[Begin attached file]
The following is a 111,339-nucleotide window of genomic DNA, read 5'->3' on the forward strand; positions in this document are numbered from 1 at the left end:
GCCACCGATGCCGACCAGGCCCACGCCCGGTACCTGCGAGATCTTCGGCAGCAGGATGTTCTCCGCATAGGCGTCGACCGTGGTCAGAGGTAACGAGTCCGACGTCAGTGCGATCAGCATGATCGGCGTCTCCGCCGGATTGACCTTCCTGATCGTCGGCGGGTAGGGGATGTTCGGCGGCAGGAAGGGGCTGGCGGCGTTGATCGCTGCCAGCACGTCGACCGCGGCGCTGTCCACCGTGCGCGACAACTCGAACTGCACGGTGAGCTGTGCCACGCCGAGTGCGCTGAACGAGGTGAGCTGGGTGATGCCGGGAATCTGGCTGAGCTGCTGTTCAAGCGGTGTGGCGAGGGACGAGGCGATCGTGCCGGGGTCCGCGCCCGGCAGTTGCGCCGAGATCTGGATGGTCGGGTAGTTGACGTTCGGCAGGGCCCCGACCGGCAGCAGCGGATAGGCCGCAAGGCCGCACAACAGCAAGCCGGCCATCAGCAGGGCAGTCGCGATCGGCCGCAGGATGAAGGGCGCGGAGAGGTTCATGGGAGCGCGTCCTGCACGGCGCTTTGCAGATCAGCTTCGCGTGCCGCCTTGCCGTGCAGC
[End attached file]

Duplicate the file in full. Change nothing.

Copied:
The following is a 111,339-nucleotide window of genomic DNA, read 5'->3' on the forward strand; positions in this document are numbered from 1 at the left end:
GCCACCGATGCCGACCAGGCCCACGCCCGGTACCTGCGAGATCTTCGGCAGCAGGATGTTCTCCGCATAGGCGTCGACCGTGGTCAGAGGTAACGAGTCCGACGTCAGTGCGATCAGCATGATCGGCGTCTCCGCCGGATTGACCTTCCTGATCGTCGGCGGGTAGGGGATGTTCGGCGGCAGGAAGGGGCTGGCGGCGTTGATCGCTGCCAGCACGTCGACCGCGGCGCTGTCCACCGTGCGCGACAACTCGAACTGCACGGTGAGCTGTGCCACGCCGAGTGCGCTGAACGAGGTGAGCTGGGTGATGCCGGGAATCTGGCTGAGCTGCTGTTCAAGCGGTGTGGCGAGGGACGAGGCGATCGTGCCGGGGTCCGCGCCCGGCAGTTGCGCCGAGATCTGGATGGTCGGGTAGTTGACGTTCGGCAGGGCCCCGACCGGCAGCAGCGGATAGGCCGCAAGGCCGCACAACAGCAAGCCGGCCATCAGCAGGGCAGTCGCGATCGGCCGCAGGATGAAGGGCGCGGAGAGGTTCATGGGAGCGCGTCCTGCACGGCGCTTTGCAGATCAGCTTCGCGTGCCGCCTTGCCGTGCAGC